Life after ‘lost decade’ will have its own challenges

Two weeks ago, Goodbody published a report entitled “End of the lost decade”, highlighting that the real level of domestic spending in Ireland is set to return to its pre-2007 peak this year.

The report generated a lot of catchy headlines in the media and attracted a lot of general attention, some of which might have obscured the substance of our conclusions and the data behind them. Consequently, the public and professional reaction to our report has been mixed. Some have agreed with its conclusions, while others have derided me personally for not understanding what is going on around the country.

Given the reaction, it is worth clarifying what Goodbody is and isn’t saying in our latest Irish economy Health Check. First of all, based on our projections for the rest of the year, the aggregate level of spending in the economy will indeed reach pre-crisis peaks this year, exactly a decade on.

A “lost decade” is not something that should ever happen to an economy; Ireland is among an unfortunate list of countries to have had experienced such misery. By definition, the end of the lost decade is not something that we should be celebrating.

It also does not mean that everything is suddenly rosy. Given the 12% growth in the population, real consumer spending per head is still 5% below 2007 levels. Significant collateral damage has been done, too. This is most visible in the public finances, where government debt is more than four times higher than prior to the crisis, leaving little room for manoeuvre should another shock come along.

Day-to-day government spending is up over the past 10 years, but primarily due to higher spending on social protection. There are legitimate calls for improvements in public services, such as health, but this was also something that Ireland was grappling with in times of plenty before the crash.

The current dysfunctional state of the housing market is another legacy that hangs over the country and provides the biggest threat to ongoing positive economic prospects into the medium-term. The unprecedented nature of the crash decimated the productive capacity of the industry in terms of construction firms and the planning system. Efforts have been made, but do not expect the crisis to be resolved in the foreseeable future given its scale and complexity.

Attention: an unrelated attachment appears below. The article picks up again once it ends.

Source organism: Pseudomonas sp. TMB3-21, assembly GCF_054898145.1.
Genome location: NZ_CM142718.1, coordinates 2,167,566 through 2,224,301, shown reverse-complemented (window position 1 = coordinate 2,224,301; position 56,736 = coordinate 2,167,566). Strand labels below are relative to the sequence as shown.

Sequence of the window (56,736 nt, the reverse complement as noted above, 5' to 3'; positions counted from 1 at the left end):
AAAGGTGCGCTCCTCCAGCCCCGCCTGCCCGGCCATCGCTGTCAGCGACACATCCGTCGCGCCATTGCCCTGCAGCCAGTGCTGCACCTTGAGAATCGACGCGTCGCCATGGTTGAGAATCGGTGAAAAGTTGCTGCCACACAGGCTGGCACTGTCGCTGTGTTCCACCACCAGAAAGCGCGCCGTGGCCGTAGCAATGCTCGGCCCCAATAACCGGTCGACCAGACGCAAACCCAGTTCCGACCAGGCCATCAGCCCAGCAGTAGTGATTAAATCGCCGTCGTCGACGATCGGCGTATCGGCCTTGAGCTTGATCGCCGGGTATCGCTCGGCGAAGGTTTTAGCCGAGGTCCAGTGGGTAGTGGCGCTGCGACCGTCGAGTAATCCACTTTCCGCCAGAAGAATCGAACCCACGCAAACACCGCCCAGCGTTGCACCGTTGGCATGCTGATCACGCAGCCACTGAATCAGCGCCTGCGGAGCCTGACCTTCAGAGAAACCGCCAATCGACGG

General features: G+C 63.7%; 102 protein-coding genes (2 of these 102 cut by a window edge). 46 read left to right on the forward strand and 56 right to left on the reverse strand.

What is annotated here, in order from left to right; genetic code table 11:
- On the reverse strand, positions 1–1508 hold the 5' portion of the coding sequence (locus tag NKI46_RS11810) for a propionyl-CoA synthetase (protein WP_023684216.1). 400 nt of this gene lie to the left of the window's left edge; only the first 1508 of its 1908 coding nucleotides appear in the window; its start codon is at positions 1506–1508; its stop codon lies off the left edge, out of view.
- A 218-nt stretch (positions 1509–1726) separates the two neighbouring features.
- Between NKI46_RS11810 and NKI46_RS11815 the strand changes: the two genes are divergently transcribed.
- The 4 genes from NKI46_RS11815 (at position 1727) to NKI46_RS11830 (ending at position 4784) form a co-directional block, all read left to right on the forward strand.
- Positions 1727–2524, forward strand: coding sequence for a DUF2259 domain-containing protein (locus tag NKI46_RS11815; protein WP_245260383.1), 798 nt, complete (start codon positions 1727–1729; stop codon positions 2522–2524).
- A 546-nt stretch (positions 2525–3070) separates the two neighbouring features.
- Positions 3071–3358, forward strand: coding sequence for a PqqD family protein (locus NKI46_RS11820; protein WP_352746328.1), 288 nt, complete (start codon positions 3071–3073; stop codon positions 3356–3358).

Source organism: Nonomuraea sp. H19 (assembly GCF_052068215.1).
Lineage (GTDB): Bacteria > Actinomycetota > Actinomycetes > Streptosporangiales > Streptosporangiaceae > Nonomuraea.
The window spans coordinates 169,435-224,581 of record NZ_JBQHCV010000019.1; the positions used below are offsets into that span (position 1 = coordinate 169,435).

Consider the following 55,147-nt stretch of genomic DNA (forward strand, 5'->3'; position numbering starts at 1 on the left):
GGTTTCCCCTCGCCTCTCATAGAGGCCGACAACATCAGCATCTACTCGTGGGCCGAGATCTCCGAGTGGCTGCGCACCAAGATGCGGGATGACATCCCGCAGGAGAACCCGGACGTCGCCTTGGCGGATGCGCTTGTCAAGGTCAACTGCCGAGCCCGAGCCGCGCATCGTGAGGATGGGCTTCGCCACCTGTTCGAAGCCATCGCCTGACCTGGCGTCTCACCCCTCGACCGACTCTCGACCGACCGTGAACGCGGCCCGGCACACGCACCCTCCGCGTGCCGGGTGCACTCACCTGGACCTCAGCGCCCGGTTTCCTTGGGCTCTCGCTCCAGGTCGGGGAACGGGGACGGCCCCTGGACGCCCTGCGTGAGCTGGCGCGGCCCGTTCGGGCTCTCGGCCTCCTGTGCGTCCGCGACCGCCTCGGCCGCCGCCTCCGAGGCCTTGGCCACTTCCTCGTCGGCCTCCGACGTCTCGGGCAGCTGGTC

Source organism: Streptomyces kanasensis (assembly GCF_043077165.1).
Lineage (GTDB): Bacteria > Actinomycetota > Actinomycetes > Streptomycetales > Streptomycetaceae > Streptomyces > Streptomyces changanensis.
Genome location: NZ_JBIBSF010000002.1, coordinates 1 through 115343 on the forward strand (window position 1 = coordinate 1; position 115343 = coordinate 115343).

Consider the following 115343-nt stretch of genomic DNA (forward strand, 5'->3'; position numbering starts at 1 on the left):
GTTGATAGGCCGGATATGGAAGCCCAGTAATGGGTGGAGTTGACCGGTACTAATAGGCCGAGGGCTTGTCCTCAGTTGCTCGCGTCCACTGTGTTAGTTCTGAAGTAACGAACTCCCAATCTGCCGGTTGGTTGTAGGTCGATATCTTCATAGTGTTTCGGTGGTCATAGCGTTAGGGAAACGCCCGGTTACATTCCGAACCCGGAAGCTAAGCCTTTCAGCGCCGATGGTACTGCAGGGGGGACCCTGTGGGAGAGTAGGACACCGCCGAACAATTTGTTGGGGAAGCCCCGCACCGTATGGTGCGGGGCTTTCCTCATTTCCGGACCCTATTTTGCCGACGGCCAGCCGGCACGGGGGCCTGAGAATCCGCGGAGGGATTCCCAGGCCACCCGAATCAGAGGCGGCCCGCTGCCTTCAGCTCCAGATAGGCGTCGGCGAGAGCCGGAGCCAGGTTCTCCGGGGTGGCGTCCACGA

Unfortunately, there is also evidence that policymakers are not learning from the mistakes of the past. Despite pledges to the contrary, Ireland’s tax base has narrowed over recent years, with 37% of earners not paying any income tax, not far below the 42% seen in 2007. This is in the context of income tax receipts growing by 50% over the period. Workers, particularly in the middle to upper-income scales, have borne the brunt of the adjustment in the public finances.

Despite these painful legacies, some elements of the current economic situation should be celebrated. Overall economic growth continues to exceed most of Ireland’s European peers for the fourth consecutive year.

Out of the so-called PIIGS — Portugal, Ireland, Italy, Greece, and Spain — Ireland is the only one that can claim to have regained its pre-crisis levels of spending. Spare a thought for Greece, where spending is more than 30% below levels of a decade ago.

Jobs are being created in Ireland at a rate of over 5,000 per month, while the current rate of growth in full-time employment has not been seen since the real Celtic Tiger period in 1999. Full employment has not yet been achieved, but it is not far off and could be reached by the end of next year. Ireland still faces many risks over the coming years, with Brexit being the most prominent. The likely outcome here is unknown.

If, as hoped, Brexit turns out to be of the “soft” variety, the challenge for policymakers will be how to deal with potential overheating in the economy.

Implementing policies in such an environment may appear less daunting than those made during the crisis years but may be even more challenging.

Dermot O’Leary is chief economist with Goodbody


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